• Summary
  • Contents
  • Subject index

Seventeen thought-provoking essays in this sophisticated yet accessible reader demonstrate how political scientists conduct research on law, courts, and the judicial process, and at the same time answer interesting, substantive questions. Illustrating the breadth and depth of judicial politics studies, the essays convey to students the array of contemporary thinking -- both theoretical and methodological -- at work in the field. The book's five parts cover subjects taught in most judicial politics courses. Because each chapter stands alone, instructors have the flexibility of assigning less than the whole book or chapters in a different order. Topics examined range from information used by voters electing judges to the credibility of victims of sexualized violence. Accessible to both undergraduate and graduate students, Contemplating Courts offers fascinating views ...

The Dynamics and Determinants of Agenda Change in the Rehnquist Court
The dynamics and determinants of agenda change in the Rehnquist Court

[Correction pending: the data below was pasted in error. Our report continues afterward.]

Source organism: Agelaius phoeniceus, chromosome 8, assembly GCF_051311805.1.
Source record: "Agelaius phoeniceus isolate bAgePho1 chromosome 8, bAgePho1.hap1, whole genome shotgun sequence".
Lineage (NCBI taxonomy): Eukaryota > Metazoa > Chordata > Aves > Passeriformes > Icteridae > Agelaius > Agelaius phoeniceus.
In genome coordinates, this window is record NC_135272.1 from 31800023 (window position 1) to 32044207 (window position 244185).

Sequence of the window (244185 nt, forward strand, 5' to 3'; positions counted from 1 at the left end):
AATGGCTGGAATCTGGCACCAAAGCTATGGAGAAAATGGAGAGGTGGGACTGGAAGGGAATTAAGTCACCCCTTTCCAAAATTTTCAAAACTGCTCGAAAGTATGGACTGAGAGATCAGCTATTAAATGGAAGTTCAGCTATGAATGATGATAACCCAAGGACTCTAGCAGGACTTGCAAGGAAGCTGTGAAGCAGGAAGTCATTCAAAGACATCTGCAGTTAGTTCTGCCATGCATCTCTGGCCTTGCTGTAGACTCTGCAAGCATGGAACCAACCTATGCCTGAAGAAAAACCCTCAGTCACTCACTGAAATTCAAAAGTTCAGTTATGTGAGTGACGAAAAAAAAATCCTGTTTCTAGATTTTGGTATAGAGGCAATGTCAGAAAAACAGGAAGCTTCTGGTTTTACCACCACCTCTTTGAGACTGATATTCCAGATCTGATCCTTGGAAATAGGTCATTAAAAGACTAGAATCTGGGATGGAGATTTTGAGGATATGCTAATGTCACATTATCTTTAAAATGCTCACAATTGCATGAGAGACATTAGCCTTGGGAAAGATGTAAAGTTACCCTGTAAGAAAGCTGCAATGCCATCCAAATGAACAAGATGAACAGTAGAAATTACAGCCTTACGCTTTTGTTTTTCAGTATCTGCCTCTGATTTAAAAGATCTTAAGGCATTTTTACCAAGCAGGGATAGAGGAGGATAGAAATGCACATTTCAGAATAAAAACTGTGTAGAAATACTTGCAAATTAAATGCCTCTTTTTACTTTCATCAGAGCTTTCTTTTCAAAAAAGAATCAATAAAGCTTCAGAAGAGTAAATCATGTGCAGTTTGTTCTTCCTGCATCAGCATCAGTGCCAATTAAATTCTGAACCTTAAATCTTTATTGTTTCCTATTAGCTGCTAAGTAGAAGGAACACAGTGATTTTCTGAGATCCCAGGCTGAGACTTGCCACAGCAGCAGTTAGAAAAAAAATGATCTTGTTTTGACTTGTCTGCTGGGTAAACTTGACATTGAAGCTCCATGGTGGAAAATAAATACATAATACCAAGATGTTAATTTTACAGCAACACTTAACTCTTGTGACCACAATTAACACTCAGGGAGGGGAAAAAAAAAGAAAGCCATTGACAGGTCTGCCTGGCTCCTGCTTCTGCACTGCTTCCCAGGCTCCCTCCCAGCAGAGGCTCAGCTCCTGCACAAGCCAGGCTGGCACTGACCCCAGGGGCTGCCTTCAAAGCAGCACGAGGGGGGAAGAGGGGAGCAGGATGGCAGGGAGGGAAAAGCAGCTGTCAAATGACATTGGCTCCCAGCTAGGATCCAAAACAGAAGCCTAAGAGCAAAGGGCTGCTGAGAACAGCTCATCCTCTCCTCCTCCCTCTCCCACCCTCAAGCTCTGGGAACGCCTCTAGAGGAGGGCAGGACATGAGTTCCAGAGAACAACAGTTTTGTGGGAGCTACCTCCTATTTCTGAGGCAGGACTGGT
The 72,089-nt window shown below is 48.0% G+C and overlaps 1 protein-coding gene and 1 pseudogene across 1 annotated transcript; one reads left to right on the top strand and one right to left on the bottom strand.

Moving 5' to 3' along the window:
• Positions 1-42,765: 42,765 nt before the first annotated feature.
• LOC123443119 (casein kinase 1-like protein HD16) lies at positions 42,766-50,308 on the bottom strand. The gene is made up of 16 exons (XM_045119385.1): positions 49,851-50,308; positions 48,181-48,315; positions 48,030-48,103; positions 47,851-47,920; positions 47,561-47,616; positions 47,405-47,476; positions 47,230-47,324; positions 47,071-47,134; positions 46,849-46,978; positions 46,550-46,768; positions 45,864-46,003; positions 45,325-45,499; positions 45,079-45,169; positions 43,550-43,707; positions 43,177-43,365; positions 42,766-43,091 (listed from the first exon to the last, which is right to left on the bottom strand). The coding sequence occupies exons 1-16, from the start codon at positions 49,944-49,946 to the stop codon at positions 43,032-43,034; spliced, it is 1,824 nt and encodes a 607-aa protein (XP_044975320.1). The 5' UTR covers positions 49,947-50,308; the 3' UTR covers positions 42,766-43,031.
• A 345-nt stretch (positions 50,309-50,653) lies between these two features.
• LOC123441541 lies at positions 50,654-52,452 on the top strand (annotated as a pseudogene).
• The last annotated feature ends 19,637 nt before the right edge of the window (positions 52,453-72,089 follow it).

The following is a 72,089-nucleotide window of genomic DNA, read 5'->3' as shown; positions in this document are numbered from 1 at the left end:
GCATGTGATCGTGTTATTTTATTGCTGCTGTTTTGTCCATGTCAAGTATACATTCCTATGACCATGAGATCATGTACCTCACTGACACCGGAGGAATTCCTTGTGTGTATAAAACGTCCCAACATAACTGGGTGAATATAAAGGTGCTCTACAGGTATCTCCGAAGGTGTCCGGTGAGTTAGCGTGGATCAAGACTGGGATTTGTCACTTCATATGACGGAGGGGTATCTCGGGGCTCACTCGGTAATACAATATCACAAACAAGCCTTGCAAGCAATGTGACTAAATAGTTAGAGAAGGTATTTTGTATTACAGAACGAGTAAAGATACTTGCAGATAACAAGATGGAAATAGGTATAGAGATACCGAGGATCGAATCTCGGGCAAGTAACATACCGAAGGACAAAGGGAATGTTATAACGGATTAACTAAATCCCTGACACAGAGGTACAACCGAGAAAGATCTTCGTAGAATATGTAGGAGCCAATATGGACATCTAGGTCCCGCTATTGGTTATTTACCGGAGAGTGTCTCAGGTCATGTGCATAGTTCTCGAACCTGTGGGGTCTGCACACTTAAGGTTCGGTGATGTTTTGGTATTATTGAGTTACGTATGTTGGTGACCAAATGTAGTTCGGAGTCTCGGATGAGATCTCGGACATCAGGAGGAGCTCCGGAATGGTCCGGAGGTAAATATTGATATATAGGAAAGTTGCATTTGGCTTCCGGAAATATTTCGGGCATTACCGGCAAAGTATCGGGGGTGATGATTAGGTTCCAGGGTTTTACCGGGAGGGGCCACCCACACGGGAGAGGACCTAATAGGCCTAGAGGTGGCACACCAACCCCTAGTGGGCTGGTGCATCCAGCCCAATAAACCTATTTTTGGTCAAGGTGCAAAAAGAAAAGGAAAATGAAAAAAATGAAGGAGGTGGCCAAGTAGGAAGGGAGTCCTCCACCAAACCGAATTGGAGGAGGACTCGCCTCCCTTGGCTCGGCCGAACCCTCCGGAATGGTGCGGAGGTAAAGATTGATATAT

RichardL.Pacelle, Jr.

Agenda building, the process by which the Supreme Court culls the cases and issues it wants to address from the mass of the petitions on its docket, arguably involves the most important decisions the Court makes. The Court faces a flood of petitions every year, in recent years more than 5,000 per term (O'Brien 1993, 233). The Court, however, has the institutional capacity to hear only a fraction of these cases. Traditionally, however, the Court has decided only about 200 to 250 cases each term, representing about 5 percent of the petitions. Most of the petitions that reach the Supreme Court's docket seek ...

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